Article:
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RU System Engineering Discussion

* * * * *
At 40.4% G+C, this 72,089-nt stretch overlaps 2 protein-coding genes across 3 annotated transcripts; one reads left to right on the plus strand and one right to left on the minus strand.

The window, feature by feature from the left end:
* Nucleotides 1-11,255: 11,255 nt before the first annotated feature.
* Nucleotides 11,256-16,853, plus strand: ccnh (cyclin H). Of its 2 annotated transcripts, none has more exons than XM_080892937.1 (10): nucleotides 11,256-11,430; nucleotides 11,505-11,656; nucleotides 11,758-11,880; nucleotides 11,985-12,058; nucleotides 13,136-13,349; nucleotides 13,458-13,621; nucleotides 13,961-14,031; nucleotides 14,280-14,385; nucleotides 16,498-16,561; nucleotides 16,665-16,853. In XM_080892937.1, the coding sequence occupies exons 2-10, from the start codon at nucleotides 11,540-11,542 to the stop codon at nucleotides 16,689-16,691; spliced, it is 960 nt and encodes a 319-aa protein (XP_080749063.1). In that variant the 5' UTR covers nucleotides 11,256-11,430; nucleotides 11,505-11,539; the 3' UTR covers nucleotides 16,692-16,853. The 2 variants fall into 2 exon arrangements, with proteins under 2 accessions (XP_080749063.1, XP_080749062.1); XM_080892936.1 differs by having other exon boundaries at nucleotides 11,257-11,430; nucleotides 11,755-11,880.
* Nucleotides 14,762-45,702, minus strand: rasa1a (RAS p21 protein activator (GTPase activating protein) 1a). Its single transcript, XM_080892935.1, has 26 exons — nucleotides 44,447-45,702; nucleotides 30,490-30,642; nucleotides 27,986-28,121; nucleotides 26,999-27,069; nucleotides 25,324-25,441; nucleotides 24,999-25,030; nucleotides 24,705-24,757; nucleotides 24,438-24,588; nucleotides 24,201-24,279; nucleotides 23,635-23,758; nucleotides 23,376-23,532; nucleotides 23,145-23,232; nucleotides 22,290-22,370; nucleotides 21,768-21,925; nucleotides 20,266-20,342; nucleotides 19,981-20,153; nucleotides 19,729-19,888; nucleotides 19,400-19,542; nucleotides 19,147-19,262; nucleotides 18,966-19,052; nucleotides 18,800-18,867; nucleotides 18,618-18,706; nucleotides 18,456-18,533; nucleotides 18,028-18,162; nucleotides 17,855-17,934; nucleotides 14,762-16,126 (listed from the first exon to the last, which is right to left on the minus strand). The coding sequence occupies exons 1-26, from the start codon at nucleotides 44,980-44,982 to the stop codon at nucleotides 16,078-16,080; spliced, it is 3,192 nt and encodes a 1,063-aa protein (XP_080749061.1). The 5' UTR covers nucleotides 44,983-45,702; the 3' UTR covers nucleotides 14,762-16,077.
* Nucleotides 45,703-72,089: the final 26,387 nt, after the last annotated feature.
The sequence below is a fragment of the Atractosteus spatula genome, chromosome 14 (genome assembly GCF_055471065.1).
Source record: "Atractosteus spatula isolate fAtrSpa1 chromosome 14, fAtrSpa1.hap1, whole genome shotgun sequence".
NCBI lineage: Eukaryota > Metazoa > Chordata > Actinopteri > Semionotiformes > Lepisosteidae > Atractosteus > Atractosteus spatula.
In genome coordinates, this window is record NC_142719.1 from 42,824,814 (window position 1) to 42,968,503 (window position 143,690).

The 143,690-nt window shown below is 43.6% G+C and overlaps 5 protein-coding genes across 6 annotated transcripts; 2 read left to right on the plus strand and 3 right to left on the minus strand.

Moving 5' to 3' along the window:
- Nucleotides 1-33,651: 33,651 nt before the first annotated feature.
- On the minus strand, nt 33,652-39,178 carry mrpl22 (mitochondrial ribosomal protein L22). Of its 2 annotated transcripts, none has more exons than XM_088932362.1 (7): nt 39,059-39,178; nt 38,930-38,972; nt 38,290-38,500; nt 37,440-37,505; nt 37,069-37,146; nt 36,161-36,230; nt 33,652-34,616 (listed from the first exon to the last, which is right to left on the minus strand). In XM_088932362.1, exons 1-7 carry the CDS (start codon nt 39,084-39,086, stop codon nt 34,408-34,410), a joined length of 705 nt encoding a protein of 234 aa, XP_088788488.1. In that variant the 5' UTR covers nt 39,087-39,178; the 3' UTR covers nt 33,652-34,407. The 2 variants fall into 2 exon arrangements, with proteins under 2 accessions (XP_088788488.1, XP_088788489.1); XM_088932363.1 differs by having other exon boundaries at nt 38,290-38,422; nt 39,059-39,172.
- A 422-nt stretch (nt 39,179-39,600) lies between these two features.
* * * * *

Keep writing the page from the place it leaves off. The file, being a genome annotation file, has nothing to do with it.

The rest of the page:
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MANUSCRIPT FOR 21ST INTERNATIONAL CONFERENCE ON ENGINEERING DESIGN 21-25 AUGUST 2017, THE UNIVERSITY OF BRITISH COLUMBIA, VANCOUVER, CANADA Design Thinking vs. Systems Thinking for Engineering Design: What’s the Difference? Melissa T. Greene1 Richard Gonzalez1 Panos Y. Papalambros1 Anna-Maria McGowan2 Abstract: Design thinking (DT) and engineering systems thinking (EST) are two complementary approaches to understanding cognition, organization, and other non-technical factors that influence the design and performance of engineering systems. Until relatively recently, these two concepts have been explored in isolation from one another; design thinking methods have been applied to industrial design and product development, while engineering systems thinking is used in professional systems engineering practice and large-scale, complex systems design. This work seeks to explore the relationship between these two concepts, comparing their historical development, values, applications, and methods. The primary contribution of the work is a set of four concept models that depict plausible relationships between design thinking and systems thinking for engineering design. Keywords: Design cognition, Design theory, Design methodology, Systems Engineering (SE), Multi/Cross- / Trans-disciplinary processes 1 2 University of Michigan, Ann Arbor, MI, USA NASA Langley Research Center, Hampton, VA, USA ICED17 1 INTRODUCTION Conceptual design of products and systems is a difficult process, during which cognitive, social, and technical challenges abound. To address these, formal design engineering methodologies offer theory, process models, and best practices, as well as insights about psychological processes and social behaviours that comprise “designerly ways of knowing (Cross, 1982).” Two such approaches, design thinking and systems thinking, have emerged in parallel as methods for tackling these “wicked” design problems in diverse settings (Rittel and Webber, 1973; Checkland, 1981; Clarke, 2000). Design thinking and systems thinking frameworks are useful for anticipating and addressing emergent features of products, systems, and organizations (Plattner et al., 2014; McGowan, 2014; Viswanathan and Linsey, 2014; Davidz and Nightingale, 2008), and have additional applications in engineering design (Forrester, 1961; Frank, 2000; Dinar et al., 2015; Watson et al., 2014; McGowan et al., 2017), management and organization (Senge, 1990; Checkland, 1981, 1999), pedagogy (Dym et al., 2005; Lammi and Becker, 2013), and other contexts. While domain independence is considered an advantage of the design thinking and systems thinking frameworks, divergent definitions and approaches have created an ambiguous literature. At its worst, this situation has led to the dismissal of these concepts as “buzzwords,” devaluing the empirical evidence that supports them (Patel and Mehta, 2016; Dinar et al., 2015; Shah et al. 2012; Jaradat, 2015). Additional work is necessary to address this criticism, and to integrate and strengthen the existing body of knowledge. Until recently, design thinking and systems thinking have been explored mostly in isolation from one another. Systems thinking is sometimes described as a component of design thinking (Long, 2012), sometimes as separate but related to design thinking (Patel and Mehta, 2016), and is sometimes not described alongside design thinking at all. Likewise, references to design thinking research are not often found in systems engineering research on systems thinking or systems design. Understanding how system designers think is key to advancing systems engineering methods, tools, and outcomes (Griffin, 2010; Watson et al., 2014). Design engineering researchers in academia have successfully adapted formal cognitive science approaches to study designer thinking (Dinar et al., 2015). Systems engineering researchers in industry and government have broadly identified skills, attitudes, and behaviours necessary for complex systems design (Frank, 2006; Williams and Derro, 2008; Davidz et al., 2005; Rhodes et al., 2008), but existing cognitive approaches are limited (Greene and Papalambros, 2016). Studying the relationship between designer thinking and systems thinking paradigms could be useful for addressing this gap, and for identifying other areas in which one methodology might be improved by the knowledge of the other. This work makes a first attempt at comparing research perspectives on engineering design thinking (DT) and engineering systems thinking (EST). Its purpose is neither to provide a complete analysis of the literature nor to propose a new definition of either concept. Rather, it is intended to serve as a primer on the history, values, applications, and methods of each approach and to relate them to one another. Comparing the historical context and values underlying each approach is useful for explaining why design thinking and engineering systems thinking evolved independently into what they are today. Exploring contemporary applications and methods is useful for identifying opportunities to share knowledge and tools between communities in future research efforts. The rest of the work is structured as follows to achieve these objectives. Sections 2 & 3 provide a brief introduction to relevant literature from the design engineering and systems engineering communities. The literature review is organized by high-level themes history, values, applications, and methods that recur throughout. Section 4 suggests several different ways to compare design thinking and systems thinking using these themes, represented by “concept models” that visually position DT and EST themes relative to one another. The themes and concept models proposed are coarse, and the authors do not suggest any single “correct” model for the relationship between DT and EST. Rather, these models represent several plausible theories about the relationship between design thinking and systems thinking methodologies, and are meant to encourage additional discourse and collaboration between the design and systems engineering communities. ICED17 2 DESIGN THINKING & THE SCIENCE OF DESIGN 2.1 A brief history of design thinking research Rapid technological development throughout the twentieth century generated a need for formal academic study of “the science of design (Simon, 1969).” Two important periods in the modern history of design science are identified by Cross (1982). The first, the “design products movement” of the 1920s, sought to “produce works of art and design based on objectivity and rationality;” that is, on the values of science. The second, the “design methods movement” of the 1960s, sought to establish design processes—in addition to the products of design—based on similar scientific principles. Despite some backlash against design methodology in the 1970s, the tradition continued to flourish in engineering and industrial design, and several prominent academic journals for design research, theory, and methodology emerged during the 1980s and 1990s. Design methodology is defined by Cross (1982) as “the study of the principles, practices, and procedures of design” and “includes the study of how designers work and think.” Over the past several decades, engineering researchers have successfully leveraged cognitive and social science approaches to study how designers think through engineering design problems, exploring a breadth of topics including creativity, ideation in early conceptual design, the role of analogies in creative problem solving, differences between novices and experts, and strategies for overcoming fixation and mental blocking. Verbal protocol analysis, cognitive ethnography, controlled laboratory experiments, and other formal methods from cognitive science have been rigorously applied to the study of designer thinking in engineering (Dinar et al., 2015; Shah et al., 2012). Results of these studies and others suggest that design thinking approaches use solution-based methods to explore human-centred values throughout the engineering design process. This finding is reflected in many applications of design thinking: prototyping, a solution-based method, is often cited as a useful way to encourage inspiration, ideation, and organizational learning, all human-centred values (Brown, 2009; McGowan et al., 2017). Specific applications and methods for design thinking will be briefly described in the following sections. 2.2 Applications of design thinking research Many applications of the design thinking framework exist in the literature and in practice. Examples include Herbert Simon’s design thinking process (1969), which suggests seven stages of design thinking for product design, including defining the problem, researching, ideating, prototyping, choosing a solution, implementing the solution, and learning. Plattner, Meinel and Leifer (2011) propose a fivestep version of the design thinking process that includes redefining the problem, need finding and benchmarking, ideating, building, and testing. International design and consulting firm IDEO applies a four-phase process that includes gathering inspiration, generating ideas, making ideas tangible, and sharing your story (Brown, 2009). While each interpretation differs slightly from the others, important foundational values of design thinking persist. First, design thinking is solution-based, and most design thinking methods include prototyping and iteration phases. These solutions are human-centred products or services, developed with designers’ personal experiences, intellect, empathy, and understanding. Likewise, the design thinking process itself is human-centred, offering methods for inspiration, ideation, and learning to designers (Brown, 2009).